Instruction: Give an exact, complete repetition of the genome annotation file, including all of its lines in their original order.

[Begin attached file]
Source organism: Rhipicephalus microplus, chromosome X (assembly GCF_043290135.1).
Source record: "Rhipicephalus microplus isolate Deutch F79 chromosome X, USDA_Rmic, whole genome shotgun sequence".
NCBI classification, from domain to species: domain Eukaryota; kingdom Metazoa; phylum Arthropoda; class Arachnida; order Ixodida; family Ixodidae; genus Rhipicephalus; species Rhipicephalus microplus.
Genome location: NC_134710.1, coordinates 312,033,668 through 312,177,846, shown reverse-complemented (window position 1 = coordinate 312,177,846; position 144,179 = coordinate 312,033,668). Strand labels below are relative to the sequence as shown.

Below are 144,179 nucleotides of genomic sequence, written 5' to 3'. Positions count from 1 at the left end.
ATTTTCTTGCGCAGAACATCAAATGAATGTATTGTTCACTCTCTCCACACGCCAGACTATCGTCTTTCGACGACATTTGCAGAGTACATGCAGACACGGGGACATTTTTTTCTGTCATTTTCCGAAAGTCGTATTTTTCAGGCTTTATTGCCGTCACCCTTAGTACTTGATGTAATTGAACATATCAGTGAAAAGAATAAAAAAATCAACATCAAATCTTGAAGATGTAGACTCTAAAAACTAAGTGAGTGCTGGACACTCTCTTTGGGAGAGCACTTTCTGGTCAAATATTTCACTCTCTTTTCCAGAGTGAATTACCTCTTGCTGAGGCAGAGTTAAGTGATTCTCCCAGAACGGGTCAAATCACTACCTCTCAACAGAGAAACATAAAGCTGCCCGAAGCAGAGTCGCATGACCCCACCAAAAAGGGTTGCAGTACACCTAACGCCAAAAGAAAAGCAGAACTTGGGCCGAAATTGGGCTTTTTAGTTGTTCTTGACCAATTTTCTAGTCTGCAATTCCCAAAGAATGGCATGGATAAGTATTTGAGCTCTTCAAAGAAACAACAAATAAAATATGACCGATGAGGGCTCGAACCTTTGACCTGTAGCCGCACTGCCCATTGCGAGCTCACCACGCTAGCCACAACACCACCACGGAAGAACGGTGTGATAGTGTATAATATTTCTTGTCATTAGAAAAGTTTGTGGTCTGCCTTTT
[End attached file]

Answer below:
Source organism: Rhipicephalus microplus, chromosome X (assembly GCF_043290135.1).
Source record: "Rhipicephalus microplus isolate Deutch F79 chromosome X, USDA_Rmic, whole genome shotgun sequence".
NCBI classification, from domain to species: domain Eukaryota; kingdom Metazoa; phylum Arthropoda; class Arachnida; order Ixodida; family Ixodidae; genus Rhipicephalus; species Rhipicephalus microplus.
Genome location: NC_134710.1, coordinates 312,033,668 through 312,177,846, shown reverse-complemented (window position 1 = coordinate 312,177,846; position 144,179 = coordinate 312,033,668). Strand labels below are relative to the sequence as shown.

Below are 144,179 nucleotides of genomic sequence, written 5' to 3'. Positions count from 1 at the left end.
ATTTTCTTGCGCAGAACATCAAATGAATGTATTGTTCACTCTCTCCACACGCCAGACTATCGTCTTTCGACGACATTTGCAGAGTACATGCAGACACGGGGACATTTTTTTCTGTCATTTTCCGAAAGTCGTATTTTTCAGGCTTTATTGCCGTCACCCTTAGTACTTGATGTAATTGAACATATCAGTGAAAAGAATAAAAAAATCAACATCAAATCTTGAAGATGTAGACTCTAAAAACTAAGTGAGTGCTGGACACTCTCTTTGGGAGAGCACTTTCTGGTCAAATATTTCACTCTCTTTTCCAGAGTGAATTACCTCTTGCTGAGGCAGAGTTAAGTGATTCTCCCAGAACGGGTCAAATCACTACCTCTCAACAGAGAAACATAAAGCTGCCCGAAGCAGAGTCGCATGACCCCACCAAAAAGGGTTGCAGTACACCTAACGCCAAAAGAAAAGCAGAACTTGGGCCGAAATTGGGCTTTTTAGTTGTTCTTGACCAATTTTCTAGTCTGCAATTCCCAAAGAATGGCATGGATAAGTATTTGAGCTCTTCAAAGAAACAACAAATAAAATATGACCGATGAGGGCTCGAACCTTTGACCTGTAGCCGCACTGCCCATTGCGAGCTCACCACGCTAGCCACAACACCACCACGGAAGAACGGTGTGATAGTGTATAATATTTCTTGTCATTAGAAAAGTTTGTGGTCTGCCTTTT